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Inside Dentistry
April 2020
Volume 16, Issue 4
Peer-Reviewed

Supplemental Anesthetic Techniques for Symptomatic Irreversible Pulpitis

Ensure profound anesthesia when treating a “hot tooth”

Shraya Sharma | Brooke Blicher, DMD | Rebekah Lucier Pryles, DMD | Jarshen Lin, DDS

Achieving profound anesthesia is critical to the endodontic management of pulpitis. One of the great ironies in endodontics is that providing effective pulpal anesthesia for a tooth that has been diagnosed with symptomatic irreversible pulpitis (SIP), also known as a "hot tooth," can prove especially challenging.1 In these cases, the success rate of anesthetic techniques, such as the inferior alveolar nerve block (IANB), can be reduced to less than 30%2 whereas, by comparison, success rates of 85% to 90% can be achieved in noninflamed teeth.3 Unfortunately, increasing the volume of anesthetic administered does not increase success rates.1 Consequently, clinicians must understand how to deliver effective anesthesia in situations where conventional nerve blocks fail. This article explores the assessment of pulpal anesthesia, the etiology of anesthetic failure, and the armamentarium of supplemental anesthetic and other techniques that are available to clinicians.

Assessment of Pulpal Anesthesia

Following the delivery of anesthesia and prior to endodontic access, clinicians should assess the effectiveness of pulpal anesthesia; however, they should also understand that anesthesia can take more time in cases of SIP. According to the literature, the onset of anesthesia can range from as fast as 5 minutes to as slow as 30 minutes in certain patients.4

Once a sufficient amount of time has passed, clinicians should test for pulpal anesthesia. Unfortunately, neither self-reporting (ie, asking if the lip feels numb) nor tactile sensation (ie, tapping the gingiva) are accurate predictors of the anesthetization of the pulp itself.1 According to the endodontic literature, the best measure for the assessment of pulpal anesthesia is thermal testing.5 A negative response to the stimulus (ie, cold temperature) during a thermal test is indicative of pulpal anesthesia. However, in cases of SIP or partial pulp necrosis in which small amounts of vital tissue may remain, testing the neighboring teeth may help to confirm the presence of truly profound anesthesia in the region.1 Finally, it is important to note that although thermal testing is reliable, it does not predict pulpal anesthesia with 100% accuracy.5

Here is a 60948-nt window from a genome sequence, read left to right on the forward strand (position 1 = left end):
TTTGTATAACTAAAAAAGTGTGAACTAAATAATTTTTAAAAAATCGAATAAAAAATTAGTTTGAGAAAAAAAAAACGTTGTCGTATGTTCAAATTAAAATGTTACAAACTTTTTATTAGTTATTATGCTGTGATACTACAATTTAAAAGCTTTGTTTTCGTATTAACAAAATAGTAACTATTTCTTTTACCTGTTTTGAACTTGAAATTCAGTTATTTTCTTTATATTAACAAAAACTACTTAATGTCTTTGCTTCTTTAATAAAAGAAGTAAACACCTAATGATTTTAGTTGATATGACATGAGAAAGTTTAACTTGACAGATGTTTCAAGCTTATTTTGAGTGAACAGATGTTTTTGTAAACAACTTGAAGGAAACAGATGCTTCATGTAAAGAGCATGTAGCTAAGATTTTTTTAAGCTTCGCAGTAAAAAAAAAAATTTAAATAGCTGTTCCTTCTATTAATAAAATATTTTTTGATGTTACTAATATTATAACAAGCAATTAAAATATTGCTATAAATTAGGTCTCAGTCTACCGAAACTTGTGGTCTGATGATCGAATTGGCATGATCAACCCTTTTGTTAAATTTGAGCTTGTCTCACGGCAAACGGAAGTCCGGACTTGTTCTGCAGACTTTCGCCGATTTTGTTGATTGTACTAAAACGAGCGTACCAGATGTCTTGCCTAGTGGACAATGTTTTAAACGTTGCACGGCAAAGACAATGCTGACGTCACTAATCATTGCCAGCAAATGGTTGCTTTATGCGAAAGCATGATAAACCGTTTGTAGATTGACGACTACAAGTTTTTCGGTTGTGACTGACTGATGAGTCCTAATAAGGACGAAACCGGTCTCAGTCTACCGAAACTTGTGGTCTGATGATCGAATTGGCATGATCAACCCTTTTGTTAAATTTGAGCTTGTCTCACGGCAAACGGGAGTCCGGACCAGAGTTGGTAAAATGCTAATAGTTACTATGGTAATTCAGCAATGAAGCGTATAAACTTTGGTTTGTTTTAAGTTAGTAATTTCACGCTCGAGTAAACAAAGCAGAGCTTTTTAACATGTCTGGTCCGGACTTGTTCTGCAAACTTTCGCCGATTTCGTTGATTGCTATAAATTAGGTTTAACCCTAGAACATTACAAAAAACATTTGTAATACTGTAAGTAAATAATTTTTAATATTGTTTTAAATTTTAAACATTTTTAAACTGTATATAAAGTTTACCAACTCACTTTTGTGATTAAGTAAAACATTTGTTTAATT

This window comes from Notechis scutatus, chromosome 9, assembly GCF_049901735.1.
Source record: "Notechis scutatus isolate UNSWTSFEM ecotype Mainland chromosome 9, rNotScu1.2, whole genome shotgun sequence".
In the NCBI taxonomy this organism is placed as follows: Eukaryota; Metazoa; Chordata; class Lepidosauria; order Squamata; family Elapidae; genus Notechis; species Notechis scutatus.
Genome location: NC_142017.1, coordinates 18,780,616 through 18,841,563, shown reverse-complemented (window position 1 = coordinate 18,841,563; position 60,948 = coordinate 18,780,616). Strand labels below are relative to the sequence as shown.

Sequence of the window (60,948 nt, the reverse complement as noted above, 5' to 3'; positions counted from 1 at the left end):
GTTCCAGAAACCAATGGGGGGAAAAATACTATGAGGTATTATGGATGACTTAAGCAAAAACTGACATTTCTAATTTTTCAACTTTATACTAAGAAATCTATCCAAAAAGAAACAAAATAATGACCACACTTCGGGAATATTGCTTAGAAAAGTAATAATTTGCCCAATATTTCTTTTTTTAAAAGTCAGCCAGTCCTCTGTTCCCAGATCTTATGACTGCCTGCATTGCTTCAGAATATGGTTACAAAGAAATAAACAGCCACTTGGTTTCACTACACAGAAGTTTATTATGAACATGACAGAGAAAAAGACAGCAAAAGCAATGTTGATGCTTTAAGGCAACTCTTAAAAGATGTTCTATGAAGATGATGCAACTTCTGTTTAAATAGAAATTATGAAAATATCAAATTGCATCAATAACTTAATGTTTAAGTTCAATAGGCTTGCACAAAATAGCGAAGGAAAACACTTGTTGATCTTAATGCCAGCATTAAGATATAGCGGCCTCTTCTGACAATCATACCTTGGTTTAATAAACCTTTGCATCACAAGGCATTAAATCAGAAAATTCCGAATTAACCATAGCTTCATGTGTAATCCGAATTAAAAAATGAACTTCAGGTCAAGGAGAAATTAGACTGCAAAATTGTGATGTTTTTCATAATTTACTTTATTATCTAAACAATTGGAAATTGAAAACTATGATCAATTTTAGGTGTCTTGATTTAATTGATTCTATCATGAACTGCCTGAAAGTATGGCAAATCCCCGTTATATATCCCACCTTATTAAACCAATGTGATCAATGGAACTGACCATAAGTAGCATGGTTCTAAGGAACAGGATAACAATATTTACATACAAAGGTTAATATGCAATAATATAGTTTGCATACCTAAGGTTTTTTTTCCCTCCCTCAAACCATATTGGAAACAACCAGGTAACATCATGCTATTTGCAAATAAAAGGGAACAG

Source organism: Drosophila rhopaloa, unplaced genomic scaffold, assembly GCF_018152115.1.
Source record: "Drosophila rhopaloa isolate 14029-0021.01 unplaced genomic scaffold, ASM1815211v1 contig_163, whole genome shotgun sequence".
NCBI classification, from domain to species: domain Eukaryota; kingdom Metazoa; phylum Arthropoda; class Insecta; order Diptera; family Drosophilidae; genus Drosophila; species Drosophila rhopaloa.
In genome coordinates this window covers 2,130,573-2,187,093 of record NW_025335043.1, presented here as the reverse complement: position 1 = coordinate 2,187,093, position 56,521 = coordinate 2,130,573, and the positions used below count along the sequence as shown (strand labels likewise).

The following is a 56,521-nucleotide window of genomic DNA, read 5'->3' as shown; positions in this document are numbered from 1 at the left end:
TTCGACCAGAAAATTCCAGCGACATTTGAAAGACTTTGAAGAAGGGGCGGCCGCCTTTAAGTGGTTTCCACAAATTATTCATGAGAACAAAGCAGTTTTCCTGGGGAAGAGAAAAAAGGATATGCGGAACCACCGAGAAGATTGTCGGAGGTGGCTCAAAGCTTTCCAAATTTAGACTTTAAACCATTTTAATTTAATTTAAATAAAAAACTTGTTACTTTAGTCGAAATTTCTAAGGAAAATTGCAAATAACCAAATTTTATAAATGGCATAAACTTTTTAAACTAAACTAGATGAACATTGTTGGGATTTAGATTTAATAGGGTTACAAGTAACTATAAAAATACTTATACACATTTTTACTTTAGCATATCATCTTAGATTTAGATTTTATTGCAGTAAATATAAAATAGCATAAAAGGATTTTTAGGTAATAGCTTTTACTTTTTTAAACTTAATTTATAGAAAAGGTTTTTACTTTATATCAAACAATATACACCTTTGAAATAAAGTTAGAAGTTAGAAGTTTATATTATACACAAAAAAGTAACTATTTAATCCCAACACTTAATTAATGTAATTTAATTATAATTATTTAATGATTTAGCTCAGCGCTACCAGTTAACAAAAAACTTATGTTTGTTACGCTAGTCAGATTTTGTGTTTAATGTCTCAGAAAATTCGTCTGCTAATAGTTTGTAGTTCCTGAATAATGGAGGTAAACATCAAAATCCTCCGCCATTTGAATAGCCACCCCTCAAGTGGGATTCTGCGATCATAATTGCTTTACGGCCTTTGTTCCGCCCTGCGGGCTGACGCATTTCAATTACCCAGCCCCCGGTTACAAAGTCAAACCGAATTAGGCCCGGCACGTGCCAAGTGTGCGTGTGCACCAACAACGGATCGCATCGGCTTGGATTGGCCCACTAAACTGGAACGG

Anesthetic Failure

Clinicians will likely encounter patients who, despite signs of a successful IANB, may not have achieved pulpal anesthesia. Several theories have been proposed to explain the decreased efficacy of local anesthetics in patients with SIP.6 One theory suggests that inflamed and/or infected tissues have a decreased pH, which results in less availability of anesthetic in the base form that can penetrate nerve membranes to produce anesthesia.6 Investigators have also suggested that inflammation leads to an upregulation of anesthetic-resistant sodium channels in nerve membranes, thereby preventing effective anesthesia. Other theories have proposed that inflammation alters resting membrane potentials and decreases their threshold of excitability. In tissues with a decreased excitability threshold, anesthetic agents are un-able to effectively hinder the transmission of nerve impulses.6 The commonality of anesthesia failure in patients with SIP necessitates that clinicians possess strategies to achieve profound anesthesia in patients when initial attempts prove unsuccessful.

Anesthetic Techniques

In all patients, pulpal anesthesia begins with the administration of traditional nerve blocks. For maxillary teeth, nerve block injections are administered for the anterior superior alveolar (ASA), middle superior alveolar (MSA), and/or posterior superior alveolar (PSA) nerves. For mandibular anterior teeth and molars, both the IANB and a buccal infiltration injection are administered. For mandibular bicuspids, the IANB should be administered as well as a mental nerve block.7 According to the literature, lidocaine and epinephrine, articaine HCl and epinephrine (Septocaine®, Septodont), and mepivacaine HCL (Carbocaine®, Septodont) possess similar efficacy throughout the mouth and can be used interchangeably.8 It is important to note that the use of articaine in conventional nerve blocks should be avoided given its potential for mild neurotoxicity and the subsequent development of parasthesias.9

Supplemental Anesthetic Techniques

In patients with SIP, the success rate of the IANB can be reduced to less than 30%2 and the success rate of maxillary nerve blocks can be reduced to less than 60%.10 The potential for failure of these techniques necessitates that clinicians possess supplemental strategies to achieve adequate pulpal anesthesia to comfortably care for patients. Table 1 provides an evidence-based algorithm for the use of supplemental techniques in patients with SIP.

Buccal Infiltration

The first technique that clinicians can utilize is a supplemental buccal infiltration with articaine in mandibular molars.11 A comparative study found that this technique was as effective, if not more effective, than other supplemental techniques, and it requires no additional armamentarium. Consequently, clinicians should consider utilizing this technique prior to others in cases of anesthetic failure.

PDL Injection

The intraligamentary injection (ie, periodontal ligament [PDL] injection) is one of the most commonly used supplemental anesthesia techniques.1 The success rate of the PDL injection technique can increase from 71% (after initial PDL injection) to 92% (after PDL reinjection).1 To perform this technique, the needle is oriented at a 30° angle to the long axis of the tooth and inserted at the mesiobuccal aspect of each root and advanced until it is located securely between the tooth and alveolar crest. Once in position, 0.2 mL of the anesthetic solution is injected into the tissue under back pressure. Performing the injection with sufficient pressure is critical to its success. Currently, many commercially-available high-pressure syringes and computer-controlled local anesthesia delivery systems exist that can help achieve the necessary back pressure. If successful, the onset of anesthesia will either be immediate or occur within 30 seconds of administration12; however, if pulpal anesthesia is not achieved because of failure of the initial injection, reinjection is often required. It is important to avoid using a vasoconstrictor with the PDL technique because it is an intravascular injection and the combination could potentially lead to adverse cardiovascular events.10

Intraosseous Injection